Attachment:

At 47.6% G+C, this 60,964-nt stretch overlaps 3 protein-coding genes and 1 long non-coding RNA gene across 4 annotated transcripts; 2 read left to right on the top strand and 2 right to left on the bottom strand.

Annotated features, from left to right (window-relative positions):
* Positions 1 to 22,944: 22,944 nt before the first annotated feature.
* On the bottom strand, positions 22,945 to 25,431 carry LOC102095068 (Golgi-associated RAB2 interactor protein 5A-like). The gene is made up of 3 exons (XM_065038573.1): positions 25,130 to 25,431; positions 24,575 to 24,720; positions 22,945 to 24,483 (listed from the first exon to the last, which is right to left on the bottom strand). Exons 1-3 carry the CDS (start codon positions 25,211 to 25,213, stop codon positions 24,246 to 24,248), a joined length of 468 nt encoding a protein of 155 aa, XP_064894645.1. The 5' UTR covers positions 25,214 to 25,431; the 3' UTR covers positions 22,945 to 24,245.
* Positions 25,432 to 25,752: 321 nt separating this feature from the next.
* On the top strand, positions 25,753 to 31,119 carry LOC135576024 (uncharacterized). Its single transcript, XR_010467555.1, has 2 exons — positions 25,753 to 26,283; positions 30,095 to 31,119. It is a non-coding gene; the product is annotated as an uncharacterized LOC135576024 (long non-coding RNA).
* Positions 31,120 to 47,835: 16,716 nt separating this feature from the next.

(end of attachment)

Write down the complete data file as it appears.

At 47.6% G+C, this 60,964-nt stretch overlaps 3 protein-coding genes and 1 long non-coding RNA gene across 4 annotated transcripts; 2 read left to right on the top strand and 2 right to left on the bottom strand.

Annotated features, from left to right (window-relative positions):
* Positions 1 to 22,944: 22,944 nt before the first annotated feature.
* On the bottom strand, positions 22,945 to 25,431 carry LOC102095068 (Golgi-associated RAB2 interactor protein 5A-like). The gene is made up of 3 exons (XM_065038573.1): positions 25,130 to 25,431; positions 24,575 to 24,720; positions 22,945 to 24,483 (listed from the first exon to the last, which is right to left on the bottom strand). Exons 1-3 carry the CDS (start codon positions 25,211 to 25,213, stop codon positions 24,246 to 24,248), a joined length of 468 nt encoding a protein of 155 aa, XP_064894645.1. The 5' UTR covers positions 25,214 to 25,431; the 3' UTR covers positions 22,945 to 24,245.
* Positions 25,432 to 25,752: 321 nt separating this feature from the next.
* On the top strand, positions 25,753 to 31,119 carry LOC135576024 (uncharacterized). Its single transcript, XR_010467555.1, has 2 exons — positions 25,753 to 26,283; positions 30,095 to 31,119. It is a non-coding gene; the product is annotated as an uncharacterized LOC135576024 (long non-coding RNA).
* Positions 31,120 to 47,835: 16,716 nt separating this feature from the next.